A centuries-old Kyoto temple, with rainbow flags fluttering above a wooden walkway. Forested mountains daubed with pink bursts of sakura cherry blossoms. And a solitary shrine gate on the rocky shores of a volcanic island. Each of these scenes instantly evokes the essence of Japan, a destination long loved for its unique culture, rich heritage, and seasonal sensitivity. But there is perhaps one detail that is subtly amiss: There are no overseas tourists.
Over the past decade, the number of international visitors to Japan – filling temples, shrines, skyscrapers, and karaoke parlors across the country – spiraled to dizzying heights, peaking at 31.88 million in 2019.
However, in a familiar pandemic pattern echoed globally, Japan's closed borders and coronavirus fears caused international tourist numbers to plummet to 4.12 million in 2020, according to the Japan Tourism Agency, The Japan Times reported.
The impact of this is captured in a series of real-time images, shot by on-the-ground guides from InsideJapan Tours. The photographs not only remind the world of the beauty and diversity of the nation's most compelling attractions, but they also depict the unusual absence of the usual hordes of overseas visitors.
Kyoto is one such place. The romanticism of the former ancient capital – a treasure trove of temples, shrines, and cultural highlights ranging from tea ceremonies to craftsmanship – normally lures sky-high numbers of international tourists.
So much so that before the pandemic, overseas visitors were regularly reprimanded by Kyoto authorities and local businesses over etiquette issues – as reflected in the Gion district, where signs request tourists to kindly refrain from ill-mannered behavior, such as following geishas down the street to take their picture.
But since the pandemic, the city's once heaving landmarks have been rather quiet, with surges of domestic-only tourists waxing and waning, depending on regional state of emergency declarations.
One spot captured in the InsideJapan Tours photographic series is Tanukidani Fudo-in, a temple wrapped in the hills of Higashiyama in northeastern Kyoto, which appears empty of tourists.
The temple has long been famed for its traditional stilted wood architecture, scattered raccoon statues (tanuki, meaning raccoon in Japanese), and car blessing ceremonies (yes, really – mountain priests traditionally bestow good fortune on vehicles).
Another exquisite image depicts cherry blossoms in full bloom across the dense mountains of Yoshino, in Nara Prefecture – an area which, for all its far-flung remoteness, is regarded as one of Japan's most scenic springtime spots, resulting in an annual flooding of sakura lovers.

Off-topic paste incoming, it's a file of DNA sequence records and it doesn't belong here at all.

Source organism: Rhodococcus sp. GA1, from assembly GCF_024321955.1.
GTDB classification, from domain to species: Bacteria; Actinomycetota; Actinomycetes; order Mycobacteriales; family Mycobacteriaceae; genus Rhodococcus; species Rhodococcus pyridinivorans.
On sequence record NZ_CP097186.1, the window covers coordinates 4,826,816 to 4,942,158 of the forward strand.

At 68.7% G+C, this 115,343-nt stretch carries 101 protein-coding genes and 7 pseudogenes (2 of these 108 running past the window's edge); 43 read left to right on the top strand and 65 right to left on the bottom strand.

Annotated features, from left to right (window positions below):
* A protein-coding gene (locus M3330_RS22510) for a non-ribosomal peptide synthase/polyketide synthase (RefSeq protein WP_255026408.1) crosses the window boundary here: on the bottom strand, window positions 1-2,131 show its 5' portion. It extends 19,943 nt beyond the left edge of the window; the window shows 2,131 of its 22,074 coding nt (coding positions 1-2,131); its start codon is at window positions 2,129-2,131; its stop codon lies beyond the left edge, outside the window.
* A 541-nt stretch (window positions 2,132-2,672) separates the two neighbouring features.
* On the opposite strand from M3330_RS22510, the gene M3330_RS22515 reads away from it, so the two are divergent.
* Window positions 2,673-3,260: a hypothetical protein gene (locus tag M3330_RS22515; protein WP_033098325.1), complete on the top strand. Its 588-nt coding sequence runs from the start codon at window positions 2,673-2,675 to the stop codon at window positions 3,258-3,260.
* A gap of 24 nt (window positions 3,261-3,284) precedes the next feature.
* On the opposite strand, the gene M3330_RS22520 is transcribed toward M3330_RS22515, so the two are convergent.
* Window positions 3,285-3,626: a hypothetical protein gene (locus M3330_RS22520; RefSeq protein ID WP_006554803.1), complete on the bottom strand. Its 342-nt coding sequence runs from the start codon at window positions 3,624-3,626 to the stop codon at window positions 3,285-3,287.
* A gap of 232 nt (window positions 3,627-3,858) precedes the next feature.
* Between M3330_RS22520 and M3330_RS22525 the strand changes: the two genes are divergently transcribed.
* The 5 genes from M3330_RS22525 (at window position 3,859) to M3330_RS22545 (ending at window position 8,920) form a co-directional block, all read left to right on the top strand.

Meanwhile, Nishinoshima, part of the Oki archipelago, is another popular spot. One of a clutch of four volcanic islands off the west coast in the Sea of Japan, Nishinoshima has long been popular thanks to its rich topography (it's a UNESCO Global Geopark, with green clifftops and roaming horses).
Other images capture two temples: Unpen-ji and Tsubosaka-dera – the former, a misty mountain-top temple with bursts of hydrangeas, and the latter, renowned for its big Buddha statue surrounded by cherry blossoms. Unpen-ji can also be found on the famed Shikoku pilgrimage route, which connects a loop of 88 temples around Shikoku island.
There's also the dreamy blue Seto Inland Sea, its horizon peppered with thousands of small fishing islands (among them, "art island" Naoshima), as well as the dramatic forested gorges of Takachiho, hidden in Kyushu's dense interiors in southern Japan (also home to a cave where Japan sun goddess Amaterasu reportedly hid, plunging the world into darkness, according to legend).
While Japan's borders currently remain closed to international visitors, the team at InsideJapan Tours has come up with a way for travelers to experience the unusual calm of many of the country's top tourist spots – with a series of live virtual tours.
"Having already run a live walking tour of Kyoto during peak cherry blossom season back in March, it became obvious that there was a demand for these live events," said Jeff Krevitt, InsideJapan Tours' vice president of marketing in the Americas.
"Over 1,000 people joined us live, with a further 7,000 or so watching the recorded version post-event. We were inundated with glowing feedback from nostalgic past customers, excited clients still waiting to travel, and inspired potential customers pondering their next trip."
For those itching to get back to the Land of the Rising Sun, these virtual experiences offer perhaps the best chance of enjoying the nation's epic highlights without other overseas tourists on the scene.
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